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Using Midpoints to Determine Vertices

Date: 09/04/2002 at 21:01:01
From: Leanne
Subject: Using midpoints to determine vertices

We have been learning how to calculate the length of line segments, 
and one of our questions read like this:

The midpoints of the sides of a triangle have coordinates G(3,1), 
H (-1,2) and J (1,-3). Determine the coordinates of the vertices 
of the triangle.

Help, Dr. math!


Date: 09/05/2002 at 11:31:45
From: Doctor Greenie
Subject: Re: Using midpoints to determine vertices

Hi, Leanne -

Let the vertices of the triangle be A, B, and C, such that given point 
G(3,1) is the midpoint of AB, given point H(-1,2) is the midpoint of 
AC, and given point J(1,-3) is the midpoint of BC. Let the points A, 
B, and C be defined by

  A(x1, y1)
  B(x2, y2)
  C(x3, y3)

Now, using the known coordinates of the midpoints G, H, and J, the 
midpoint formula gives us the following equations relating the x- and 
y-coordinates of points A, B, and C:

  (x1+x2)/2 = 3;  (y1+y2)/2 = 1   [G(3,1) is the midpoint of AB]
  (x1+x3)/2 = -1; (y1+y3)/2 = 2   [H(-1,2) is the midpoint of AC]
  (x2+x3)/2 = 1;  (y2+y3)/2 = -3  [J(1,-3) is the midpoint of BC]

The three equations in x1, x2, and x3 give us a system of equations 
that we can solve to find the values of x1, x2, and x3; and likewise 
the three equations in y1, y2, and y3 give us a system of equations 
that we can solve to find the values of y1, y2, and y3.

I hope this helps. Please write back if you have any further questions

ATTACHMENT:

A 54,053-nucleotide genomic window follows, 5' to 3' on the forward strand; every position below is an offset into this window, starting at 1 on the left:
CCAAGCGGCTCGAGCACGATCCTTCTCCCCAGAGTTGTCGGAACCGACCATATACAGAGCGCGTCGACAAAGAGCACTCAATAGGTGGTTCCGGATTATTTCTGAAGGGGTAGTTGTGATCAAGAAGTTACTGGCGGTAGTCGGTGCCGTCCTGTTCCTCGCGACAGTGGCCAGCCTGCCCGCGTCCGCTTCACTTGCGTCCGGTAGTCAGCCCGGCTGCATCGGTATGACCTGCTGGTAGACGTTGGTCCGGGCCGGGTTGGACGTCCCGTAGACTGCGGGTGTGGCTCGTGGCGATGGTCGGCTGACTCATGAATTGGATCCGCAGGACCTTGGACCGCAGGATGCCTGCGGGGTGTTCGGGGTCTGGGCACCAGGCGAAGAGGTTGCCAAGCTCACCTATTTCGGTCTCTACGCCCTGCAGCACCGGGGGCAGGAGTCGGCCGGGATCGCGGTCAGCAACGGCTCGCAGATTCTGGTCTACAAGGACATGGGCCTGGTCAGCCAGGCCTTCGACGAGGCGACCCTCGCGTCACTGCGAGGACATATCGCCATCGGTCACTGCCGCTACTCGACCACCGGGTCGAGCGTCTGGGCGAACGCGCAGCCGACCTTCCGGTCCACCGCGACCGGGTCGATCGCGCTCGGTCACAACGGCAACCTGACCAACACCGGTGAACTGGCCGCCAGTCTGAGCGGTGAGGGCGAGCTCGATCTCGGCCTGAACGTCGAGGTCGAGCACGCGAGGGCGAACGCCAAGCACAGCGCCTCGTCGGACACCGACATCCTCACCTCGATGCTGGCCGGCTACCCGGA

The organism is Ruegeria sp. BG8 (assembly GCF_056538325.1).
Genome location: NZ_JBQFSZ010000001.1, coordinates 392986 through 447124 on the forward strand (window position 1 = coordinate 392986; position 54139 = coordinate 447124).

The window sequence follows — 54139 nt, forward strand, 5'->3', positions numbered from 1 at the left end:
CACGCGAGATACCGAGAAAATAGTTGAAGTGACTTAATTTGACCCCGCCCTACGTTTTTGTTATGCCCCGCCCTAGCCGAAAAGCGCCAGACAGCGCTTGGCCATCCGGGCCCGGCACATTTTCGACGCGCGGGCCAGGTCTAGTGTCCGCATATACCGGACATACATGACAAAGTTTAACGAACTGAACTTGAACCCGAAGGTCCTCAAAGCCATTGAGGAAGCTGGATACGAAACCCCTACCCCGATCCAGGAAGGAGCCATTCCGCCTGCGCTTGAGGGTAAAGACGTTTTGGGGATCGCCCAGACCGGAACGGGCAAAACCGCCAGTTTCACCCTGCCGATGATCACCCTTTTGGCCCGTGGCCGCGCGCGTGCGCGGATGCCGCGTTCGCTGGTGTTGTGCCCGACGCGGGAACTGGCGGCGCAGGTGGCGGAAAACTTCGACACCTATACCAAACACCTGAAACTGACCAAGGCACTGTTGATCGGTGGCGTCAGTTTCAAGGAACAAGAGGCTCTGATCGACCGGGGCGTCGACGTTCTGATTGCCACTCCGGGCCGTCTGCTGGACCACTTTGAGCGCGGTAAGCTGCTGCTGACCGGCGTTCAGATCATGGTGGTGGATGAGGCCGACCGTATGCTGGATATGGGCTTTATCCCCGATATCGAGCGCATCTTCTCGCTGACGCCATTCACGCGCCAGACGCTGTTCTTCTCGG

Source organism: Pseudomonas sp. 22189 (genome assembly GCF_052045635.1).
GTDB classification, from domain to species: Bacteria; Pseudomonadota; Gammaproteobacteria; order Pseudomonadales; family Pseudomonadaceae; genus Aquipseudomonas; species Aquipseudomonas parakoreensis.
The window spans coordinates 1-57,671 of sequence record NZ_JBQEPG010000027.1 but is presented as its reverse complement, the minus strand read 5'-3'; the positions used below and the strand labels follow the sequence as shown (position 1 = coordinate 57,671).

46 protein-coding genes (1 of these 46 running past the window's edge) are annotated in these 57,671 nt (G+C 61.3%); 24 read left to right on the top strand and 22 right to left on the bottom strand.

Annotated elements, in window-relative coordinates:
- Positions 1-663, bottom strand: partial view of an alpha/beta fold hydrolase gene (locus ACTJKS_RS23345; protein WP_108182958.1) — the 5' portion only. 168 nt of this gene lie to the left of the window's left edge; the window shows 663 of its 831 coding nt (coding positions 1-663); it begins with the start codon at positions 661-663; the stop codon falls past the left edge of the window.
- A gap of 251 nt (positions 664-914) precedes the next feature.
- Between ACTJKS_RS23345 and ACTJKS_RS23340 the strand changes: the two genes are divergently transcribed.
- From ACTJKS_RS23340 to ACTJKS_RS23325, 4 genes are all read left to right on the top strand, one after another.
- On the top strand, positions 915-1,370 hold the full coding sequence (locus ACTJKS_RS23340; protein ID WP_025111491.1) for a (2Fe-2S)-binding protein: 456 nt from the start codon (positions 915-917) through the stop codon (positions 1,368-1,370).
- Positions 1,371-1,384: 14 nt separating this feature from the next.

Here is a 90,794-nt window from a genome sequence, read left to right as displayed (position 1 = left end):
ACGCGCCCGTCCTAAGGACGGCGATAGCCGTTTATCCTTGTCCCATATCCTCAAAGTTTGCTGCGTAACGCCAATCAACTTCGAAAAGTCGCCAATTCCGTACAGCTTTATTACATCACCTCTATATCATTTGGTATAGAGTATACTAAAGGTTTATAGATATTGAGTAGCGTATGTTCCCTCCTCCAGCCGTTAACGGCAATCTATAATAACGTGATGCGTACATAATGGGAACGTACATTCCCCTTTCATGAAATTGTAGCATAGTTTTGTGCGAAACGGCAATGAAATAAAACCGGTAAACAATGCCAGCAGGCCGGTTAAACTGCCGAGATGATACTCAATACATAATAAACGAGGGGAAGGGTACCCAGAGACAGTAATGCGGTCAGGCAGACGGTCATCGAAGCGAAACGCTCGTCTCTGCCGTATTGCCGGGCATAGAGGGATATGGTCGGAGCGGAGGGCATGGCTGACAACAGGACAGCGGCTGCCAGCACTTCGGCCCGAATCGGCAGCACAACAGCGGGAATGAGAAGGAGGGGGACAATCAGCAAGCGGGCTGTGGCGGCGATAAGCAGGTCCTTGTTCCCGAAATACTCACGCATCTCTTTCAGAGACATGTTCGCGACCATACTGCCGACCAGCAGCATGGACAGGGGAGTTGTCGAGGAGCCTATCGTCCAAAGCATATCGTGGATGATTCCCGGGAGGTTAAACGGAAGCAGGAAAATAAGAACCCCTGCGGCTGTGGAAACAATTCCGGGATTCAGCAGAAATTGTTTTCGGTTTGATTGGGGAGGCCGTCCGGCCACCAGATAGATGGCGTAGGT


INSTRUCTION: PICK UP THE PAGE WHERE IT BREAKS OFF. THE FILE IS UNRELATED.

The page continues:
about any of this.

- Doctor Greenie, The Math Forum
  http://mathforum.org/dr.math/ 


Date: 09/17/2002 at 06:27:08
From: L. Hummel
Subject: Vectors of a triangle where the median points are known.

Hi,

I have a problem. I am searching for the three corners A, B, C, in a 
triangle, where the midpoints of the triangle's sides are given:

M(AB) = (6,2)
M(AC) = (5,4)
M(BC) = (4,1)

How do I do this?

Thank you in advance.

Best regards,
L. Hummel


Date: 09/17/2002 at 13:28:52
From: Doctor Greenie
Subject: Re: Vectors of a triangle where the median points are known.

Hello -

Let's choose some variables to denote the coordinates of the vertices 
A, B, and C that we are looking for:

  A(x1,y1)
  B(x2,y2)
  C(x3,y3)

Using the midpoint formula and the given coordinates of the midpoints 
of sides AB, AC, and BC, we get a series of equations

  (x1+x2)/2=6  (y1+y2)/2=2
  (x1+x3)/2=5  (y1+y3)/2=4
  (x2+x3)/2=4  (y2+y3)/2=1

This gives us a series of three equations in x1, x2, and x3 that we 
can solve for those values, and it gives us a series of three 
equations in y1, y2, and y3 that we can solve for those values.

The form of these equations gives us a chance to use a "trick" to 
solve the sets of equations quite easily, as described below.

First, rewrite the equations without the "/2" in each one:

  x1+x2=12  y1+y2=4
  x1+x3=10  y1+y3=8
  x2+x3= 8  y2+y3=2

Now see what happens when we add each set of three equations: We get

  2x1+2x2+2x3=30   2y1+2y2+2y3=14
  x1+x2+x3=15      y1+y2+y3=7

Now we can easily compare these last two equations with the sets of 
equations to find immediately that

  x3=3  x2=5  x1=7;  and  y3=3  y2=-1  y1=5

So the vertices of the triangle are

  A(x1,y1) = A(7,5)
  B(x2,y2) = B(5,-1)
  C(x3,y3) = C(3,3)

Checking these results quickly using the midpoint formula, we have

  M(AB) = (6,2)
  M(AC) = (5,4)
  M(BC) = (4,1)

which agrees with the given information.

I hope this helps.  Please write back if you have any further 
questions about any of this.

- Doctor Greenie, The Math Forum
  
Associated Topics:
High School Coordinate Plane Geometry
High School Triangles and Other Polygons

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